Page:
The point is that this state of mind, the “If Only” state of mind, traps us in a vicious cycle, guaranteeing that we stay imprisoned in a world of reacting to the behaviors and thoughts of other people.
Does this sound familiar?
Have you caught yourself believing that your happiness seems dependent upon someone else’s behavior, thinking that if only they did what is expected of them, then we would be happy? I know that if I were honest enough, I would admit to thinking this way, though I do it less, or am more conscious of this tendency, these days.
The person we blame for causing our unhappiness can be a mate, parent, or child. However, it could also be a boss, an obnoxious store clerk, or even a rude and thoughtless driver (ever hear of “road rage”?). In fact, our happiness most often seems dependent on everyone we interact with on any given day. My former office mate’s happiness sometimes was dependent on the weather, or the level of noise.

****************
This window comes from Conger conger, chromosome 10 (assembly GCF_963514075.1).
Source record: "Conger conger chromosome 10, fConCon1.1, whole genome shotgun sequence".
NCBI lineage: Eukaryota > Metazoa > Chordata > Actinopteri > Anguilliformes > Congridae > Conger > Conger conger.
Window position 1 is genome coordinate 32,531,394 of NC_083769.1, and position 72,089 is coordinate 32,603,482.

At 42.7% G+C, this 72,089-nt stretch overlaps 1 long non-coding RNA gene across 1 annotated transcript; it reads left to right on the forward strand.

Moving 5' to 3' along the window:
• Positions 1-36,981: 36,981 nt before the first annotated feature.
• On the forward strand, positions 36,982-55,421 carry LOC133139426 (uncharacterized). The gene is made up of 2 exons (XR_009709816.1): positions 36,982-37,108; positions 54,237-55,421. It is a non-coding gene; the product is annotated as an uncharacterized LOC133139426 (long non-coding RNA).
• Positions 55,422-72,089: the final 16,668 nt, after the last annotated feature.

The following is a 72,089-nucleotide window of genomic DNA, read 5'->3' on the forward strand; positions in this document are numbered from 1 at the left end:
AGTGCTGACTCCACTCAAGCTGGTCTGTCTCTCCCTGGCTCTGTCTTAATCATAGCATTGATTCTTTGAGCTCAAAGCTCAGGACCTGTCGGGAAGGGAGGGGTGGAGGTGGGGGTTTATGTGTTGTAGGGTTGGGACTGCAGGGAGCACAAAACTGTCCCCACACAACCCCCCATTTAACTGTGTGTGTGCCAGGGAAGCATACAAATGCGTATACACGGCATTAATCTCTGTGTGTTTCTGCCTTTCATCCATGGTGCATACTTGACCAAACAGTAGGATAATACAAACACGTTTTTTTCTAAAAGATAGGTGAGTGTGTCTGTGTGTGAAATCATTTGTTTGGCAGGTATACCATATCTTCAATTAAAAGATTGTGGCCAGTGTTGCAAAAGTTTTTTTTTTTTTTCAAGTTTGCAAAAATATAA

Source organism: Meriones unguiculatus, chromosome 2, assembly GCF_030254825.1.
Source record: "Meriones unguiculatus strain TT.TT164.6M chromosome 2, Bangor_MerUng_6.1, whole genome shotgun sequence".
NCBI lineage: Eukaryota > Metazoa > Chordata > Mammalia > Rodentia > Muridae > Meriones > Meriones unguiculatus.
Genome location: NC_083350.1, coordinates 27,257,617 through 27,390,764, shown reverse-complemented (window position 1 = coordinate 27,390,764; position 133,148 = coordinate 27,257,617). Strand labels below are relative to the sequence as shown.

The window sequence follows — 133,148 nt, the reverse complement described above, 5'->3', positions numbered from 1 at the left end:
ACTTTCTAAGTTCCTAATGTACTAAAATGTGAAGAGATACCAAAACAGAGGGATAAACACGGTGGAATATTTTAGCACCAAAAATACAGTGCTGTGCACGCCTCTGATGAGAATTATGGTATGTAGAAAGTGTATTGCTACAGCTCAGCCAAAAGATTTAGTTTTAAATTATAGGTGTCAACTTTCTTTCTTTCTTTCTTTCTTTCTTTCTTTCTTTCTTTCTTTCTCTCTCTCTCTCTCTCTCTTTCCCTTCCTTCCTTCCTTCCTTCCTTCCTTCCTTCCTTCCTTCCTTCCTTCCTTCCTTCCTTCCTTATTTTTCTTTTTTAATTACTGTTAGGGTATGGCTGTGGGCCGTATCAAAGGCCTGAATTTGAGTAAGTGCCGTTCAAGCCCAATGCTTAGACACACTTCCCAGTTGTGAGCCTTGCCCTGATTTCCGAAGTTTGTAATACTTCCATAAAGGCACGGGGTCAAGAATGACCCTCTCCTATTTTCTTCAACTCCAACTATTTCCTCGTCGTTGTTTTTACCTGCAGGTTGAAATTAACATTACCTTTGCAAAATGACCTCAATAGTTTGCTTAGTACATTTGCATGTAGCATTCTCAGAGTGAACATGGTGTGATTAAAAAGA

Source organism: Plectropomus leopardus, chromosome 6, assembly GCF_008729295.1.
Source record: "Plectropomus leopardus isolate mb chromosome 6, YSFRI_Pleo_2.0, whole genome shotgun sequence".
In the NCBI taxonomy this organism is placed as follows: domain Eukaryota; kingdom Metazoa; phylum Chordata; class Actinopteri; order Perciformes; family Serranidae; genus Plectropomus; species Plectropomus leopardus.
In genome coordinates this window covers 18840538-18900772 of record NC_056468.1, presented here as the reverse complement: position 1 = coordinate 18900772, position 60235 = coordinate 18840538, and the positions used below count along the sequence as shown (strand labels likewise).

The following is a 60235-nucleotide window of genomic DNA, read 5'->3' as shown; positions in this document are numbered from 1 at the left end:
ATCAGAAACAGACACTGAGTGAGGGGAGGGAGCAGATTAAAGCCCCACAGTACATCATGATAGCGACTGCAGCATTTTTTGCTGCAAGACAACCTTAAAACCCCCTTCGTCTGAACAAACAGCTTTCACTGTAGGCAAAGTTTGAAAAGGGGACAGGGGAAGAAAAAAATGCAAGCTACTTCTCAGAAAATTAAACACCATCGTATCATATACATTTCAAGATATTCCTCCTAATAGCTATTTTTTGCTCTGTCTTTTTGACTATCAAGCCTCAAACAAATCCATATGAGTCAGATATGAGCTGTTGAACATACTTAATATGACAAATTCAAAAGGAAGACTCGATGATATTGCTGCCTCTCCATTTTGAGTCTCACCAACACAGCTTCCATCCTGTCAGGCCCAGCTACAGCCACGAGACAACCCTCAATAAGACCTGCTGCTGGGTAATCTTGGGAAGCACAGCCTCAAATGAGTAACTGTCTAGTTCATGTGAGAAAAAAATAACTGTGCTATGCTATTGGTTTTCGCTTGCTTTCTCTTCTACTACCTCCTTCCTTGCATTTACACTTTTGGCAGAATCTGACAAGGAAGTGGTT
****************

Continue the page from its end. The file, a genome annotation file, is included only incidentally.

In essence, we experience ourselves as at the effect of others, not in charge of our own reactions and moods. Consequently, we tend to blame others for our unhappiness. But the fact is that people rarely do what we expect them to do. In fact, if you talk to “them,” they will have the same exact complaint about you — if only you did what they expected you to do, then they could be happy, and then they would make you happy as well.
Anyway, what happens is that when we conclude that our partner is not going to wise up, we exchange that person for another, and the cycle repeats.
My name is Eddie and I’m in recovery from civilization